Middlebury, VT: Knapp & Jewett, 1836.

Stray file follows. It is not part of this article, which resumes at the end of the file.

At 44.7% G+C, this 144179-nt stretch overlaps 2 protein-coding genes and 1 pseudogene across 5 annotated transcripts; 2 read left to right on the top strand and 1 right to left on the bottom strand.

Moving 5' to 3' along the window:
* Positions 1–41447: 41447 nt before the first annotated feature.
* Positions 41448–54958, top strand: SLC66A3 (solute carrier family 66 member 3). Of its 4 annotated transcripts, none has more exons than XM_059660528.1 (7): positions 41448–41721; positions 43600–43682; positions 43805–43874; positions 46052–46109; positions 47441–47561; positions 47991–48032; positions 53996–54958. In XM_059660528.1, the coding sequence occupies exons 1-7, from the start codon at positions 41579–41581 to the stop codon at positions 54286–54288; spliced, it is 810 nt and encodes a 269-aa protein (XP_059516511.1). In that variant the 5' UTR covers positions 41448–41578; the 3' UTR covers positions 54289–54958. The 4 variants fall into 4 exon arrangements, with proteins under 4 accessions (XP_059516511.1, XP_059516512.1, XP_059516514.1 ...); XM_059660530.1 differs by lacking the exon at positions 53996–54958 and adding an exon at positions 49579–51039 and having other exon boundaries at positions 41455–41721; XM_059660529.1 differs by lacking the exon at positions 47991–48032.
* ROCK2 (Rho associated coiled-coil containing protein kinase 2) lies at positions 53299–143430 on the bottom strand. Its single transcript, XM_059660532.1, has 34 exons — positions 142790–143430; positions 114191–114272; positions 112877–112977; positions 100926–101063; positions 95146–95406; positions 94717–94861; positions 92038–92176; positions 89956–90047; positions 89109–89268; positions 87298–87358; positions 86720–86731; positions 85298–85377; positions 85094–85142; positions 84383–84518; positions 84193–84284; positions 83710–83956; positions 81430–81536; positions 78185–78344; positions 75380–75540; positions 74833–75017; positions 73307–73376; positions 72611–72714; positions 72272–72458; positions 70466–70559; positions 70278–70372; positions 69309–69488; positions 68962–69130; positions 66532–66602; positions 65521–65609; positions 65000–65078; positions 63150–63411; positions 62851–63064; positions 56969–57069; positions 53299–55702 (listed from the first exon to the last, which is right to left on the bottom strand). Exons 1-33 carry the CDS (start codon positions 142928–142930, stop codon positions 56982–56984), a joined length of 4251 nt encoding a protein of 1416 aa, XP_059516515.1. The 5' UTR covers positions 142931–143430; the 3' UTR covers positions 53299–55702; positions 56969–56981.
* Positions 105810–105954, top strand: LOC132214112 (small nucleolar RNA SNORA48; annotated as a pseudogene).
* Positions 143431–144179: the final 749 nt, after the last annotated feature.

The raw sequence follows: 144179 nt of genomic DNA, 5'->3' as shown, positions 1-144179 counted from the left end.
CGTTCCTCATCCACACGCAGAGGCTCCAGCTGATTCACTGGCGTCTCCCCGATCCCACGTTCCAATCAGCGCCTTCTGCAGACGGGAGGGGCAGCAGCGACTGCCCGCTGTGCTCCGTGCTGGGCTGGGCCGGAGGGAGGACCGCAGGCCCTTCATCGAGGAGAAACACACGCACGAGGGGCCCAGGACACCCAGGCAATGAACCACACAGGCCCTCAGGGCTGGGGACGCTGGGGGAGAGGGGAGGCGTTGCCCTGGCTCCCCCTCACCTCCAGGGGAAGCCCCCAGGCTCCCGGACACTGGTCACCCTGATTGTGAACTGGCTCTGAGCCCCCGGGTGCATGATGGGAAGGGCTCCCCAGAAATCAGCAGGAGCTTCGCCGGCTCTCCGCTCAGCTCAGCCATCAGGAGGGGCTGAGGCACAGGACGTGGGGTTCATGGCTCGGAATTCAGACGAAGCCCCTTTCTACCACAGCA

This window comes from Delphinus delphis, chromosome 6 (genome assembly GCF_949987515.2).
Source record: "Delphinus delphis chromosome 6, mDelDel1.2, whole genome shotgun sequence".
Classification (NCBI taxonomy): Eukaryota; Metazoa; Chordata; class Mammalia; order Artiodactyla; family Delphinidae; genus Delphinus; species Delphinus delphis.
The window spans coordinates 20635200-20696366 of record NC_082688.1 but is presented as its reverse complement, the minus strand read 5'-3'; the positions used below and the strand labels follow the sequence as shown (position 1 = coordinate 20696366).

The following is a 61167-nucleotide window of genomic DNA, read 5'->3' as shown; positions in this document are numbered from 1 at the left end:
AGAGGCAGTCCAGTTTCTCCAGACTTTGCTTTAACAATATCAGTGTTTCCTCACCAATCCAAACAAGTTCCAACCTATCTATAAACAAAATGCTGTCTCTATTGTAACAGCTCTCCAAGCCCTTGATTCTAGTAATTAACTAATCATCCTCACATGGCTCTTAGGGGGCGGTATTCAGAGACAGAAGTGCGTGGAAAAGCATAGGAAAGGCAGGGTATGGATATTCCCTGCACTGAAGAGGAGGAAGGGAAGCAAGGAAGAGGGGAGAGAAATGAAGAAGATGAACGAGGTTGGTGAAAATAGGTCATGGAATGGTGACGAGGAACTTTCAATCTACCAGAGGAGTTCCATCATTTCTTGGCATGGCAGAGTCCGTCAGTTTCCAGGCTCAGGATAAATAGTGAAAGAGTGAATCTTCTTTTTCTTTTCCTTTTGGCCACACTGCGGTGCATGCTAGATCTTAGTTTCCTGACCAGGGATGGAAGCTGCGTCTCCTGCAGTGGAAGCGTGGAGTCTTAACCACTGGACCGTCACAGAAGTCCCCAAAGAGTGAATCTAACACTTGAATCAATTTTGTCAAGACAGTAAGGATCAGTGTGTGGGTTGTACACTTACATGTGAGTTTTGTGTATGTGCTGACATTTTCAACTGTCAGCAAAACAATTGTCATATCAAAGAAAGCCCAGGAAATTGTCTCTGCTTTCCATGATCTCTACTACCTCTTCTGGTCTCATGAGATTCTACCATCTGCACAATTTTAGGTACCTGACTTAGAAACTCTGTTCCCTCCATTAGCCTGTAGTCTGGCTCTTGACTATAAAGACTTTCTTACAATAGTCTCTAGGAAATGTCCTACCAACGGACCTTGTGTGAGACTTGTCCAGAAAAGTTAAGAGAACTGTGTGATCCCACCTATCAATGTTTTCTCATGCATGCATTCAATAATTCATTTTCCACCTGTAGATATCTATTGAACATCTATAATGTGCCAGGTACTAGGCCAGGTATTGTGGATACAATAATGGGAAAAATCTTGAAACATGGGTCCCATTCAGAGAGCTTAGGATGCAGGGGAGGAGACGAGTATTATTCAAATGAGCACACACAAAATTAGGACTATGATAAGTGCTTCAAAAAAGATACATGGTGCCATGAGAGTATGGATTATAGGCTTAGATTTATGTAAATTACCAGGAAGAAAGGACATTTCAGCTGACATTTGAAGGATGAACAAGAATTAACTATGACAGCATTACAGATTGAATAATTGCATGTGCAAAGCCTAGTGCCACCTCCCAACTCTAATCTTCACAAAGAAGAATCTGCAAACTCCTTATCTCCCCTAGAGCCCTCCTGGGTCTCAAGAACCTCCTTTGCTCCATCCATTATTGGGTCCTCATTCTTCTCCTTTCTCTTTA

First Edition. Hardcover. Very good. 3.25" x 5.5", pp. (5), 6-73. Rebound in modern quarter-cloth with paper spine label, marbled boards, new endpapers. Bookplate of most recent owner on front pastedown, minor restoration to title page, occasional foxing. The author acknowledges that there are already many treatises on bees, but finds them "not to be the result of so much experience as vague and conjectural speculation." In contrast, "the following work is comprised of a set of plain, concise, rules by which, if strictly adhered to and practised, any person, properly situated, may cultivate bees, and avail himself of all the benefits of their labors." Weeks (1788-1858) was the designer of the popular Vermont Beehive, an important modernization of the traditional hive, providing (according to a contemporary newspaper account) "an easy and safe method of preserving the lives of the bees through the winter without destroying any." This treatise was written to accompany the Vermont hive. It went into several editions and sold more than 20,000 copies, but the first edition is quite scarce.